Wednesday, September 15, 2010

The face in the coffee beans

Howdy everyone. I realize that I've been a little lax at updating this blog- I've been launching my career as a freelance science writer, and that was a giant time suck, to say the least. But now I've gotten established and I'm looking forward to blogging regularly here about the latest ED research. To get you back in the swing of things, I'm starting off with a little brain teaser.

Do you see the face in the coffee beans?

This is one of the neuropsychological tests that researchers have used at the Institute of Psychiatry in London. People with EDs, especially anorexia, are really good at finding the face in the coffee beans. They find it easy to focus on the details and ignore the bigger picture. Essentially, they embody the phrase "can't see the forest for the trees."

These tests aren't diagnostic of anorexia, but they do indicate a detail-orientation, a tendency to lose sight of the big picture (the coffee beans) and focus in on tiny little details that ultimately reveal a face. The "Where's Waldo" books are something similar. For someone with an eating disorder, they will focus on the fact that a Hass avocado has 300 calories rather than focusing on the good fats and oils in the fruit, the buttery taste of guacamole, that California burger they had at a backyard cookout. Or even the need to eat such fats to think better and have shiny, smooth hair. No, an avocado only means 300 calories. Period.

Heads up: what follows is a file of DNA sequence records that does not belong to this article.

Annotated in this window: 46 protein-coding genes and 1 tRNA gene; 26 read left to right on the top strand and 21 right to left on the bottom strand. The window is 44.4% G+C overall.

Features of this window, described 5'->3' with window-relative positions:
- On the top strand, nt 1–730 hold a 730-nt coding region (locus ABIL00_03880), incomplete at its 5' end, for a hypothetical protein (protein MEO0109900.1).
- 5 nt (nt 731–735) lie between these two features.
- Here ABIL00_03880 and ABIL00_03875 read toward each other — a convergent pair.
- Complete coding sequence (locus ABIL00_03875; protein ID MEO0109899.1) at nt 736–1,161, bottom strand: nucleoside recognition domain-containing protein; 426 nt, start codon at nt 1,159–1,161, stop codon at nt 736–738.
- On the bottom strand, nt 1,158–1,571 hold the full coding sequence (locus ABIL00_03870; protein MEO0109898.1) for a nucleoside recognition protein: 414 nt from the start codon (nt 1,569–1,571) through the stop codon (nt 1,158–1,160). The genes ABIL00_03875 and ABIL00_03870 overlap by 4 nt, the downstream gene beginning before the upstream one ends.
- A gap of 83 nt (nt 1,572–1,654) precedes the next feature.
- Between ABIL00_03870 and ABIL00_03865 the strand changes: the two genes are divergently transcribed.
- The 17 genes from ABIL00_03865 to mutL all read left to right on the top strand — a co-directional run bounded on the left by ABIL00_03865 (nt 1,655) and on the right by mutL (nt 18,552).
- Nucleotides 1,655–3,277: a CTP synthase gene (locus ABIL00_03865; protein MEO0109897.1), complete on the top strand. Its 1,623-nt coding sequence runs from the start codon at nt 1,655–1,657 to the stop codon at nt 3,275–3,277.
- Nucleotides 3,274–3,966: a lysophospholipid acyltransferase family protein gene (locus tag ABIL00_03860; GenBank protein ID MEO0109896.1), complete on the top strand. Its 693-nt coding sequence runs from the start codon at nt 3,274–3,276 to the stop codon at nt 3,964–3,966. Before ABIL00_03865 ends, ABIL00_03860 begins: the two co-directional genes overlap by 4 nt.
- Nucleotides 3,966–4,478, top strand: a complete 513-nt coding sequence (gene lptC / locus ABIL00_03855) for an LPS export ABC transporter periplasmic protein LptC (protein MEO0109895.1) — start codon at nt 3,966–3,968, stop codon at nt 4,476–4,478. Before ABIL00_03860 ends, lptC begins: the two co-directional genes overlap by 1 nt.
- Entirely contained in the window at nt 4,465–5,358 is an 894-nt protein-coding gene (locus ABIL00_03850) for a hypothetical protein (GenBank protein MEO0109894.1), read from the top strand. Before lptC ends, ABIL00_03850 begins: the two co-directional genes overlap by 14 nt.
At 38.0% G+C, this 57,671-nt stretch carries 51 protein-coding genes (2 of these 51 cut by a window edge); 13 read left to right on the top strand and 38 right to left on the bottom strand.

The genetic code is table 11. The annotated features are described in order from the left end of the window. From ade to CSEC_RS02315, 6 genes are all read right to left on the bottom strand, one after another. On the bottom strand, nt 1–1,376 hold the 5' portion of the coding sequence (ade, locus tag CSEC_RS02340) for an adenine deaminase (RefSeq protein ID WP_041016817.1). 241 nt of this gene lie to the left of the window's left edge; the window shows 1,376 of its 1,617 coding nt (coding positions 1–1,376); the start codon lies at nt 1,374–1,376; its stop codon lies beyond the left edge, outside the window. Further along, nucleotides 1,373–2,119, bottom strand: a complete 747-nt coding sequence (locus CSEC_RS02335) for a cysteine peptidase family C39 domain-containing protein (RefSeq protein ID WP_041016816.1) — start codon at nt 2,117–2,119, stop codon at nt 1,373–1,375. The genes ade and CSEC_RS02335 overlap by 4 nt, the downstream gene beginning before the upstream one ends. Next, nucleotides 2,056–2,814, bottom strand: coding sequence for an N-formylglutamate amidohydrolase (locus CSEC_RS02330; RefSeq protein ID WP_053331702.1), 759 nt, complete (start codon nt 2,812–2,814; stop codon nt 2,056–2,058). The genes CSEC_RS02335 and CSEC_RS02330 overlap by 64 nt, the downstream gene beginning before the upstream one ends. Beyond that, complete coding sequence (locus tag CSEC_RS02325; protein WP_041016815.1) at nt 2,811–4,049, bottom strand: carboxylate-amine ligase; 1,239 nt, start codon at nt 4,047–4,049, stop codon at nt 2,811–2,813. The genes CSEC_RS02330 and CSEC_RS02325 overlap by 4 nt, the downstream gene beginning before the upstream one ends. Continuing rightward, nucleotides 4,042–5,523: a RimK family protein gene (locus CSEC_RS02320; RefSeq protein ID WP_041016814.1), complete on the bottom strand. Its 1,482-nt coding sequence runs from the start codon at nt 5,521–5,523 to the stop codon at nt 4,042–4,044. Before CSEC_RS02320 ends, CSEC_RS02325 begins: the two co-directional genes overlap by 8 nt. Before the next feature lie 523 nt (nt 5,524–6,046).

Kara Fitzpatrick at Stanford University gives a talk about the latest eating disorder neuroscience research. It's a series of 3 videos that last slightly over 20 minutes. You can easily just listen to the talk--the visuals aren't utterly crucial.

I hope you enjoy!